Wang, Rui; Guo, Xuehui; Pan, Da; Kelly, James; Bash, Jesse; Sun, Kang; Paulot, Fabien; Clarisse, Lieven; Van Damme, Martin; Whitburn, Simon; Coheur, Pierre-François; Clerbaux, Cathy; Zondlo, Mark
Monthly, high resolution (~2 km) ammonia (NH3) column maps from the Infrared Atmospheric Sounding Interferometer (IASI) were developed across the contiguous United States and adjacent areas. Ammonia hotspots (95th percentile of the column distribution) were highly localized with a characteristic length scale of 12 km and median area of 152 km2. Five seasonality classes were identified with k-means++ clustering. The Midwest and eastern United States had a broad, spring maximum of NH3 (67% of hotspots in this cluster). The western United States, in contrast, showed a narrower mid-summer peak (32% of hotspots). IASI spatiotemporal clustering was consistent with those from the Ammonia Monitoring Network. CMAQ and GFDL-AM3 modeled NH3 columns have some success replicating the seasonal patterns but did not capture the regional differences. The high spatial-resolution monthly NH3 maps serve as a constraint for model simulations and as a guide for the placement of future, ground-based network sites.
Current sheet and open field lines with footpoints near the edge of the polar cap. The magnetic axis is inclined relative to the rotation axis by 60 degrees. Red
field lines originate on the north polar cap and green field lines in the right panel originate on the south polar cap. Purple and grey colors indicate positive and negative net
local charge density in the current sheet, which is shown between 1.2-2 light cylinder radii.
Current sheet and open field lines with footpoints near the edge of the polar cap. The magnetic axis is inclined relative to the rotation axis by 90 degrees. Red field lines originate on the north polar cap and green field lines in the right panel originate on the south polar cap. Purple and grey colors indicate positive and negative net local charge density in the current sheet, which is shown between 1.2-2 light cylinder radii.
Kinetic modification of ideal stability theory from stabilizing resonances of mode-particle interaction has had success in explaining resistive wall mode (RWM) stability limits in tokamaks. With the goal of real-time stability forecasting, a reduced kinetic stability model has been implemented in the new Disruption Event Characterization and Forecasting (DECAF) code, which has been written to analyze disruptions in tokamaks. The reduced model incorporates parameterized models for ideal limits on beta, a ratio of plasma pressure to magnetic pressure, which are shown to be in good agreement with DCON code calculations. Increased beta between these ideal limits causes a shift in the unstable region of delta W_K space, where delta W_K is the change in potential energy due to kinetic effects that is solved for by the reduced model, such that it is possible for plasmas to be unstable at intermediate beta but stable at higher beta. Gaussian functions for delta W_K are defined as functions of E cross B frequency and collisionality, with parameters reflecting the experience of the National Spherical Torus Experiment (NSTX). The reduced model was tested on a database of discharges from NSTX and experimentally stable and unstable discharges were separated noticeably on a stability map in E cross B frequency, collisionality space. The reduced model only failed to predict an unstable RWM in 15.6% of cases with an experimentally unstable RWM and performed well on predicting stability for experimentally stable discharges as well.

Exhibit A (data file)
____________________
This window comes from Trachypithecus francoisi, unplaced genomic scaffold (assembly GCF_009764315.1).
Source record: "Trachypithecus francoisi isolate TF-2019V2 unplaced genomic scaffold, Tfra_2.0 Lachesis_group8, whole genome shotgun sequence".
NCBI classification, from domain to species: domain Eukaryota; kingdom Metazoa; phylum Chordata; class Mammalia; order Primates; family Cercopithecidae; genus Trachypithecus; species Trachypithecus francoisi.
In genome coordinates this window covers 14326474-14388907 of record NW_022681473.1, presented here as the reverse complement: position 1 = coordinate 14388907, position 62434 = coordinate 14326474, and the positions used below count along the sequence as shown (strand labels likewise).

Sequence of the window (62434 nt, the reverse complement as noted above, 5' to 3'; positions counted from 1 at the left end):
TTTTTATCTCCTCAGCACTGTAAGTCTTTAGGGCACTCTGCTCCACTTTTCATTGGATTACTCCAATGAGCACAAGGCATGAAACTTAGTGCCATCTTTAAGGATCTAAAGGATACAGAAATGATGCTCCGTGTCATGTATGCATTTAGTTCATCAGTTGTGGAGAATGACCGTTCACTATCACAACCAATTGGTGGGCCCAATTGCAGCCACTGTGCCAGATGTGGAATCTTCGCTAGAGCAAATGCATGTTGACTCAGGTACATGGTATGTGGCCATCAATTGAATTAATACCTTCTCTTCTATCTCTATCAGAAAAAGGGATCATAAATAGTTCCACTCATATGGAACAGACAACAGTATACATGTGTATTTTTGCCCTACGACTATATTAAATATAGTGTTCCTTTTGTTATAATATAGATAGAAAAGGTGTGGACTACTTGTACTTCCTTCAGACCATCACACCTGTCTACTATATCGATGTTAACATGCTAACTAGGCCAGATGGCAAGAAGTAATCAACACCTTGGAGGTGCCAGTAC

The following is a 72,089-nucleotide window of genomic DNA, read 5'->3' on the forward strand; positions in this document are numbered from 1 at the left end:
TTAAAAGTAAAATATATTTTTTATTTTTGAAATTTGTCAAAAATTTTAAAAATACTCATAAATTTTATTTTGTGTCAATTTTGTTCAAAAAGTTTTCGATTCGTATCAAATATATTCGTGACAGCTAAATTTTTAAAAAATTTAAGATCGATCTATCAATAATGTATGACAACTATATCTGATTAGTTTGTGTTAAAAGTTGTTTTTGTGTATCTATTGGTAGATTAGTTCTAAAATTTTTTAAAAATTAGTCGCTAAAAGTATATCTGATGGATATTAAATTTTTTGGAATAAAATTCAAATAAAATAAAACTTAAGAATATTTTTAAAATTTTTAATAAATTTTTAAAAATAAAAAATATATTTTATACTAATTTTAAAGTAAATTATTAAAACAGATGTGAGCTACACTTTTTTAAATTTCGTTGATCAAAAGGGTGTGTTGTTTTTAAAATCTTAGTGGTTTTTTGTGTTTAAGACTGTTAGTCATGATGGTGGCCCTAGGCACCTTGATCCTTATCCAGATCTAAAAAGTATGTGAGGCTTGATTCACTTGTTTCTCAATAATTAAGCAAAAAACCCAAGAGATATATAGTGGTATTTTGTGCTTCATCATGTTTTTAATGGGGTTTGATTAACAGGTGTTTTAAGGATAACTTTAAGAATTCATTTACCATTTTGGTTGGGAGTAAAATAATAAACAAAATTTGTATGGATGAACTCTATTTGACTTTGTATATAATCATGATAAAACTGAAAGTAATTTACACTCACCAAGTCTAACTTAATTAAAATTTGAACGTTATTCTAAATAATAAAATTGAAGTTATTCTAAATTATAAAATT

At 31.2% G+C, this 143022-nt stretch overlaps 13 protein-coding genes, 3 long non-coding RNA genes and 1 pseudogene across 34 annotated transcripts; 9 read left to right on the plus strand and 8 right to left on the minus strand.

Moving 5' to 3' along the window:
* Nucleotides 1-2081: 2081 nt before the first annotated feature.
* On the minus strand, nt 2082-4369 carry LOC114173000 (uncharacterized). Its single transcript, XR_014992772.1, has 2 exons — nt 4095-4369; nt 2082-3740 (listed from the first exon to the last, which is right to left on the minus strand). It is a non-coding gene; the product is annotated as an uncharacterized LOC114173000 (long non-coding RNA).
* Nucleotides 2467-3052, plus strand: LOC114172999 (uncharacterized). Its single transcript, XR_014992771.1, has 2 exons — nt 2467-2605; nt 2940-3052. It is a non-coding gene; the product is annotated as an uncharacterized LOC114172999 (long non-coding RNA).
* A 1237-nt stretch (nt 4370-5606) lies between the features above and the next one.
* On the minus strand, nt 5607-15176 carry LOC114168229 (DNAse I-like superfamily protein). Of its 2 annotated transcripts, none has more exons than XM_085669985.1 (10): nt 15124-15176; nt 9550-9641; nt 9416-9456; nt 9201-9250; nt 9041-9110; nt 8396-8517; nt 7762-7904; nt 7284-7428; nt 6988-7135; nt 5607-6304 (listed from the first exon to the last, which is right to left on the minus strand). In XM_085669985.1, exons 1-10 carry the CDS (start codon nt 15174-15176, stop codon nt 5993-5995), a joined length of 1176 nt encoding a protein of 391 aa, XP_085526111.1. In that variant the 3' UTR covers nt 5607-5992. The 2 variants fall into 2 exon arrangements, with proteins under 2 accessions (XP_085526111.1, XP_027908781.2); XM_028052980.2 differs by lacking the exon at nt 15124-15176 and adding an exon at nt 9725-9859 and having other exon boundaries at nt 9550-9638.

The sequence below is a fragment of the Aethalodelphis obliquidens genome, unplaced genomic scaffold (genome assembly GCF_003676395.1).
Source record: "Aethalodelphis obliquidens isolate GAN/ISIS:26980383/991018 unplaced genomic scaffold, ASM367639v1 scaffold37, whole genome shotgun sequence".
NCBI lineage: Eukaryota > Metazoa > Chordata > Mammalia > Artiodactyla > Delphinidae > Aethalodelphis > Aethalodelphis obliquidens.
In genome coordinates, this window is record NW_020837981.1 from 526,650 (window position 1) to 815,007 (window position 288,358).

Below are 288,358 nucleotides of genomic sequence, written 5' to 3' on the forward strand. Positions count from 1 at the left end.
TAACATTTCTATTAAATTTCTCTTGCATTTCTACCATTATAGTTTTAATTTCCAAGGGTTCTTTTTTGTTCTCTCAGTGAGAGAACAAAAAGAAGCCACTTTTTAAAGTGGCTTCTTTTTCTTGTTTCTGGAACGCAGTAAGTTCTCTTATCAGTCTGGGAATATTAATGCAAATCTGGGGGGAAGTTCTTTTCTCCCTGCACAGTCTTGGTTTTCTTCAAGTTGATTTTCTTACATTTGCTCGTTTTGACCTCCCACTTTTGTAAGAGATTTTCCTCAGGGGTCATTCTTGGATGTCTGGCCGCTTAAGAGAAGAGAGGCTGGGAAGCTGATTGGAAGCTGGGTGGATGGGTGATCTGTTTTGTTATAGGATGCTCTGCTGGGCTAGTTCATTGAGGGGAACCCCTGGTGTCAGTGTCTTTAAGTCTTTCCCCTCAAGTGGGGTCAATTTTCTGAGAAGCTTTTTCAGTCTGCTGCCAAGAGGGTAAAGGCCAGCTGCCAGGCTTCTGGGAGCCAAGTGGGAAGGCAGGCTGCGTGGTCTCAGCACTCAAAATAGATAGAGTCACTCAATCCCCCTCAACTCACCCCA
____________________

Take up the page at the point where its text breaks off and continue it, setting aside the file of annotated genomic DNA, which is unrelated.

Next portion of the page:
To effectuate near real-time feedback control of ideal MHD instabilities in a tokamak geometry, a rapid solution for stability analysis is a prerequisite. Toward this end, we reformulate the δW stability method with a Hamilton-Jacobi theory, elucidating analytical and numerical features of the generic tokamak ideal MHD stability problem. The plasma response matrix is demonstrated to be the solution of an ideal MHD matrix Riccati differential equation (MRDE). Since Riccati equations are prevalent in the control theory literature, such a shift in perspective brings to bear a range of numerical methods that are well-suited to the robust, fast solution of control problems. We discuss the usefulness of Riccati techniques in solving the stiff ODEs often encountered in ideal MHD stability analyses-—for example, in tokamak edge and stellarator physics. We then demonstrate the applicability of such methods to an existing 2D ideal MHD stability code—DCON—enabling its parallel operation in near real-time. Output is shown to match with high accuracy, and with wall-clock time ≪ 1s. Such speed may help enable active feedback ideal MHD stability control, especially in tokamak plasmas whose ideal MHD equilibria evolve with inductive timescale τ > 1s-—as in ITER.
Martin, James K; Sheehan, Joseph P; Bratton, Benjamin P; Moore, Gabriel M; Mateus, André; Li, Sophia Hsin-Jung; Kim, Hahn; Rabinowitz, Joshua D; Typas, Athanasios; Savitski, Mikhail M; Wilson, Maxwell Z; Gitai, Zemer